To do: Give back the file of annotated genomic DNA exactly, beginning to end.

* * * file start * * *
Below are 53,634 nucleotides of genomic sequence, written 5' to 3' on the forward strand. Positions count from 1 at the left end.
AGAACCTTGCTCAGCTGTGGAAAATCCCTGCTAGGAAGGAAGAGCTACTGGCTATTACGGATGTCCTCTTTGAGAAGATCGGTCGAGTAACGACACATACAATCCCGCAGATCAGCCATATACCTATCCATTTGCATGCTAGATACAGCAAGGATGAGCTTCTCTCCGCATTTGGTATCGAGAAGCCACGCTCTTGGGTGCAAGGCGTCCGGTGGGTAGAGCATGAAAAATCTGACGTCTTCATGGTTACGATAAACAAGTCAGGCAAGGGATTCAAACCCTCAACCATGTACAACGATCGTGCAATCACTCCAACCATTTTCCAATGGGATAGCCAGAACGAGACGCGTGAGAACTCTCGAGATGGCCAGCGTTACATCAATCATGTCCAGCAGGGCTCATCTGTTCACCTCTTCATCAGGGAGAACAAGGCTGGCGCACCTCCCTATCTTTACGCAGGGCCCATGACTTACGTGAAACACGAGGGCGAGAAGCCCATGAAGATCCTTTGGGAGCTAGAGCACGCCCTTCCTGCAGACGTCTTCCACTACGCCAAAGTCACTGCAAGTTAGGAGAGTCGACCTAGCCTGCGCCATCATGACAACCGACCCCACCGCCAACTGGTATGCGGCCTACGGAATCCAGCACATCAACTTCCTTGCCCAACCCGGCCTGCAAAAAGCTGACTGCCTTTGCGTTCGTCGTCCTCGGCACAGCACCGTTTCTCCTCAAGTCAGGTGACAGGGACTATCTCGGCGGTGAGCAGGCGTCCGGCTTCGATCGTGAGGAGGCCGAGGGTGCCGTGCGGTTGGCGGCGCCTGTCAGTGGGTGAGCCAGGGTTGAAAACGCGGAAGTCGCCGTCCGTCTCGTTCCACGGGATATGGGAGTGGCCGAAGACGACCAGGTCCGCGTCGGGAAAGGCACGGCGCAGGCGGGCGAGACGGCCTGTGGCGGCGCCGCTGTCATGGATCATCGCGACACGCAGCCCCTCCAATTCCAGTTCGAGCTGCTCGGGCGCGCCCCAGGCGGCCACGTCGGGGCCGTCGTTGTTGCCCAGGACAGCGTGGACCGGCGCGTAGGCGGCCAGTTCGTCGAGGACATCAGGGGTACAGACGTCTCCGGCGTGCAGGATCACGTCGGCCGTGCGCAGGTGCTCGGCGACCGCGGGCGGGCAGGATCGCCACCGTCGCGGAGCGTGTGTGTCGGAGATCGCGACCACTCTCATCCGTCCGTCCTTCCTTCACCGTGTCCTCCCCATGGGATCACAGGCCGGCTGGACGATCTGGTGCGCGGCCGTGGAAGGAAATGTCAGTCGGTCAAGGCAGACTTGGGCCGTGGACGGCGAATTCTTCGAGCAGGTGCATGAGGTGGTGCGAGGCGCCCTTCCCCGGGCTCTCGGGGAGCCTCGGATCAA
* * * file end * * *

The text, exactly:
Below are 53,634 nucleotides of genomic sequence, written 5' to 3' on the forward strand. Positions count from 1 at the left end.
AGAACCTTGCTCAGCTGTGGAAAATCCCTGCTAGGAAGGAAGAGCTACTGGCTATTACGGATGTCCTCTTTGAGAAGATCGGTCGAGTAACGACACATACAATCCCGCAGATCAGCCATATACCTATCCATTTGCATGCTAGATACAGCAAGGATGAGCTTCTCTCCGCATTTGGTATCGAGAAGCCACGCTCTTGGGTGCAAGGCGTCCGGTGGGTAGAGCATGAAAAATCTGACGTCTTCATGGTTACGATAAACAAGTCAGGCAAGGGATTCAAACCCTCAACCATGTACAACGATCGTGCAATCACTCCAACCATTTTCCAATGGGATAGCCAGAACGAGACGCGTGAGAACTCTCGAGATGGCCAGCGTTACATCAATCATGTCCAGCAGGGCTCATCTGTTCACCTCTTCATCAGGGAGAACAAGGCTGGCGCACCTCCCTATCTTTACGCAGGGCCCATGACTTACGTGAAACACGAGGGCGAGAAGCCCATGAAGATCCTTTGGGAGCTAGAGCACGCCCTTCCTGCAGACGTCTTCCACTACGCCAAAGTCACTGCAAGTTAGGAGAGTCGACCTAGCCTGCGCCATCATGACAACCGACCCCACCGCCAACTGGTATGCGGCCTACGGAATCCAGCACATCAACTTCCTTGCCCAACCCGGCCTGCAAAAAGCTGACTGCCTTTGCGTTCGTCGTCCTCGGCACAGCACCGTTTCTCCTCAAGTCAGGTGACAGGGACTATCTCGGCGGTGAGCAGGCGTCCGGCTTCGATCGTGAGGAGGCCGAGGGTGCCGTGCGGTTGGCGGCGCCTGTCAGTGGGTGAGCCAGGGTTGAAAACGCGGAAGTCGCCGTCCGTCTCGTTCCACGGGATATGGGAGTGGCCGAAGACGACCAGGTCCGCGTCGGGAAAGGCACGGCGCAGGCGGGCGAGACGGCCTGTGGCGGCGCCGCTGTCATGGATCATCGCGACACGCAGCCCCTCCAATTCCAGTTCGAGCTGCTCGGGCGCGCCCCAGGCGGCCACGTCGGGGCCGTCGTTGTTGCCCAGGACAGCGTGGACCGGCGCGTAGGCGGCCAGTTCGTCGAGGACATCAGGGGTACAGACGTCTCCGGCGTGCAGGATCACGTCGGCCGTGCGCAGGTGCTCGGCGACCGCGGGCGGGCAGGATCGCCACCGTCGCGGAGCGTGTGTGTCGGAGATCGCGACCACTCTCATCCGTCCGTCCTTCCTTCACCGTGTCCTCCCCATGGGATCACAGGCCGGCTGGACGATCTGGTGCGCGGCCGTGGAAGGAAATGTCAGTCGGTCAAGGCAGACTTGGGCCGTGGACGGCGAATTCTTCGAGCAGGTGCATGAGGTGGTGCGAGGCGCCCTTCCCCGGGCTCTCGGGGAGCCTCGGATCAA